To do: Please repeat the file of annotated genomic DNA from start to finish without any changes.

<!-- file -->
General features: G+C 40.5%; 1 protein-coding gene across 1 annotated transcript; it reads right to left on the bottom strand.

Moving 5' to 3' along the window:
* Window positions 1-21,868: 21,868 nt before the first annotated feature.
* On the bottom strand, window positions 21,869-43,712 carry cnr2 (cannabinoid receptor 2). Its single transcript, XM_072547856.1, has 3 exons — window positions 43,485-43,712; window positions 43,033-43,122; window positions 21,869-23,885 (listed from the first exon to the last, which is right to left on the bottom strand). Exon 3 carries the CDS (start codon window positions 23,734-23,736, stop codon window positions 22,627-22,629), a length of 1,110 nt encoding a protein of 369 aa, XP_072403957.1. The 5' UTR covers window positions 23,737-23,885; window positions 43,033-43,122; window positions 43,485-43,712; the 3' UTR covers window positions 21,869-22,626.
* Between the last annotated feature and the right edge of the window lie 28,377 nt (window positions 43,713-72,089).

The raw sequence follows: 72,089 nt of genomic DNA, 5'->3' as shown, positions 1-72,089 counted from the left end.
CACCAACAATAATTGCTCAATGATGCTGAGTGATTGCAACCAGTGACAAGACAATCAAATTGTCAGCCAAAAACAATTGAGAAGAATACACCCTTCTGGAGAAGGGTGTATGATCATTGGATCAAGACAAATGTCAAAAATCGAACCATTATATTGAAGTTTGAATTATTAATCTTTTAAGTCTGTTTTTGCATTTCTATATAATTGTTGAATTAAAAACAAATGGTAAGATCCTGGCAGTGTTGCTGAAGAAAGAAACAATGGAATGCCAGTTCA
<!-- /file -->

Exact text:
General features: G+C 40.5%; 1 protein-coding gene across 1 annotated transcript; it reads right to left on the bottom strand.

Moving 5' to 3' along the window:
* Window positions 1-21,868: 21,868 nt before the first annotated feature.
* On the bottom strand, window positions 21,869-43,712 carry cnr2 (cannabinoid receptor 2). Its single transcript, XM_072547856.1, has 3 exons — window positions 43,485-43,712; window positions 43,033-43,122; window positions 21,869-23,885 (listed from the first exon to the last, which is right to left on the bottom strand). Exon 3 carries the CDS (start codon window positions 23,734-23,736, stop codon window positions 22,627-22,629), a length of 1,110 nt encoding a protein of 369 aa, XP_072403957.1. The 5' UTR covers window positions 23,737-23,885; window positions 43,033-43,122; window positions 43,485-43,712; the 3' UTR covers window positions 21,869-22,626.
* Between the last annotated feature and the right edge of the window lie 28,377 nt (window positions 43,713-72,089).

The raw sequence follows: 72,089 nt of genomic DNA, 5'->3' as shown, positions 1-72,089 counted from the left end.
CACCAACAATAATTGCTCAATGATGCTGAGTGATTGCAACCAGTGACAAGACAATCAAATTGTCAGCCAAAAACAATTGAGAAGAATACACCCTTCTGGAGAAGGGTGTATGATCATTGGATCAAGACAAATGTCAAAAATCGAACCATTATATTGAAGTTTGAATTATTAATCTTTTAAGTCTGTTTTTGCATTTCTATATAATTGTTGAATTAAAAACAAATGGTAAGATCCTGGCAGTGTTGCTGAAGAAAGAAACAATGGAATGCCAGTTCA